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NYC School Teacher Cleared Of Rape

Rape charges against teacher dropped


By Ann Givens NEWSDAY STAFF WRITER

After he was charged with statutory rape two years ago, George Zanetis lost his job as a New York City school teacher, lost his wife and lost contact with his two children.

Today, the charges that caused his life to fall apart were dropped by the Nassau District Attorney’s Office.

Zanetis, 44 of Roslyn, formerly a teacher at Aviation High School , a public school in Long Island City, was arrested in June 2004 and charged with having sex with a 16 year old student. But after Zanetis’ arrest the girl, whose name was not released, recanted her statement, and denied that they had sex.

In recent months, prosecutors preparing for Zanetis’ trial could not reach the girl and ultimately could not make their case without her. “She recanted on her testimony from day one,” said Eric Phillips, a spokesman for Nassau District Attorney Kathleen Rice. “Without her, we simply could not go forward.”

Zanetis and his lawyer, William Petrillo of Rockville Centre, now say investigators may have intimidated the girl by keeping her in custody until she incriminated Zanetis.

“People who had always been on my side turned against me without evidence,” Zanetis said. “My life has been wiped out and now I have to start over.”

Richard Condon, special commissioner of investigation for the New York City School District , said his investigators did nothing wrong. He said the fact that the girl recanted does not change his mind about Zanetis’ guilt.

“I feel they were engaged in a sexual relationship,” he said. “This outcome does not change my mind about that.” He added that an investigation report shows that Zanetis had called the girl 30 times, and she had called him 134 times in a 10 month period.

Zanetis said he had an innocent relationship with the girl, and had agreed to drive her to the subway after school occasionally, with the consent of her legal guardian. He said he was shocked in June 2004 when investigators pulled them over and questioned them.

Initially, Zanetis said he agreed to plead guilty to the lesser crime of endangering the welfare of a child because he was misinformed by a previous lawyer about the law, and he was afraid of what would happen if he went to trial. But after hiring Petrillo, Zanetis was able to vacate his plea, an unusual step in a criminal case.

Zanetis is waiting now for a school district arbitrator to decide whether he can return to work. Condon said the dismissal of the charges will have no bearing on Zanetis’ reinstatement, as he may have committed other offenses that could result in firing.

Zanetis said that after he was charged, he and his wife separated and he lost contact with his two children, ages 12 and 14, though he had begun visiting one recently. “I went from being with my kids every day, helping them with their homework, to not being with them at all,” Zanetis said. “These are the pieces I’m going to have to put back together.”

Rape Teen Flips
By Kiernan Crowley NEW YORK POST STAFF WRITER

A judge yesterday tossed out a statutory-rape charge against a high-school teacher in Queens because his alleged 16-year old victim recanted her story. “I’ve been through hell and back,” accused instructor George Zanetis said through tears after the hearing. “I lost my marriage, my profession, my reputation, my kids the whole nine yards. This has devastated my life.”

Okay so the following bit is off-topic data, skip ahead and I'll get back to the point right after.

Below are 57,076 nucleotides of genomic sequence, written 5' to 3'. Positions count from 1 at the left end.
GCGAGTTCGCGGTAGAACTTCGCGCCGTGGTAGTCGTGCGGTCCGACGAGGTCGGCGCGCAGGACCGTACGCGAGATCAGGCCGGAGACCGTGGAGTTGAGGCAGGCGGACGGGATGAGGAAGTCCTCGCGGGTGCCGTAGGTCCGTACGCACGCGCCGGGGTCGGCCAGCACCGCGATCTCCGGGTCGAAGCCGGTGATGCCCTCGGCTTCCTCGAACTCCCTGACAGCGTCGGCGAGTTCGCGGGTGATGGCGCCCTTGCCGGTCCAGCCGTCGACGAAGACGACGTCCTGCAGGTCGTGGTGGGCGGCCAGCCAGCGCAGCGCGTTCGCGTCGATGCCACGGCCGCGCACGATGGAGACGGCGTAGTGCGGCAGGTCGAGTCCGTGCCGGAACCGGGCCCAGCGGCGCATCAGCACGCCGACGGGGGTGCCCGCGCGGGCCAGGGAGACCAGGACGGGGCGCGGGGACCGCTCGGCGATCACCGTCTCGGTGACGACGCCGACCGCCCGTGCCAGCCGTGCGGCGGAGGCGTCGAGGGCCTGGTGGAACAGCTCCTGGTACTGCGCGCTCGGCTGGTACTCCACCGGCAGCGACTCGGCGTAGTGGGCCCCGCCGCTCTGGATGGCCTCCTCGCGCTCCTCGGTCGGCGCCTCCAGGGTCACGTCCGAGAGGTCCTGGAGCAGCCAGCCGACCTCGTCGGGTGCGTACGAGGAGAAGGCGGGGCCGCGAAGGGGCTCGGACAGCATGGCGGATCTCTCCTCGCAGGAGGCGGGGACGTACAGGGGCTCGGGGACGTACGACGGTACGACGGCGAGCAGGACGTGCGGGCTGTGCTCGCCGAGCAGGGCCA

Zanetis, 44, a popular air­craft-maintenance teacher at Aviation HS in Long Island City, Queens. Long Island City , was busted in June 2004 after allegedly having sex with the teen in his parked car at a Jones Beach parking lot. Authorities first caught wind of the reputed relationship after another teacher at the school heard the rumors and notified the principal, who then contacted them.

Zanetis’ lawyer, William Petrillo, said the girl was interrogated for 2 1/2 hours by investigators, who told her “she could leave only if she signed a statement” written by one of them. Petrillo, who was not Zanetis’ lawyer at the time, said the teen immediately recanted her statement, but the case continued.

Zanetis said that his previous lawyer, who was not identified, convinced the teacher to plead guilty to the lesser, non sexual offense of endangering the welfare of a minor. Zanetis said he was told he supposedly faced conviction and jail time even if the “victim” testified at trial that he was innocent.

The turning point in Zanetis’ ordeal came during a court ordered group-coun­seling session following his plea, when the teacher was encouraged to confess and get help. He said that he couldn’t because he was innocent, and that the girl had recanted her signed statement. The counselor said that if that were true, he should never have pleaded guilty and did not belong in the group.

She encouraged him to fight, and he backed out of the plea deal. Zanetis went to Petrillo, who was able to convince a Long Island judge to then drop the reinstated, more serious charge. The DA consented to the motion to dismiss.

The teen “recanted from day one, and she’s been totally uncooperative with us in our efforts to prosecute him,” said a spokesman for Nassau DA Kathleen Rice, Eric Phillips. But Richard Condon, the commissioner of investigations for city schools, defended his probe, saying, ”They both made statements to the effect that they had a sexual relationship. Do I believe that he’s guilty? Absolutely.” Zanetis said his wife, Monica, “didn’t believe me” when he protested his innocence, and she filed for divorce. “I’m not only clearing my name, but my family name,” Zanetis said.

 

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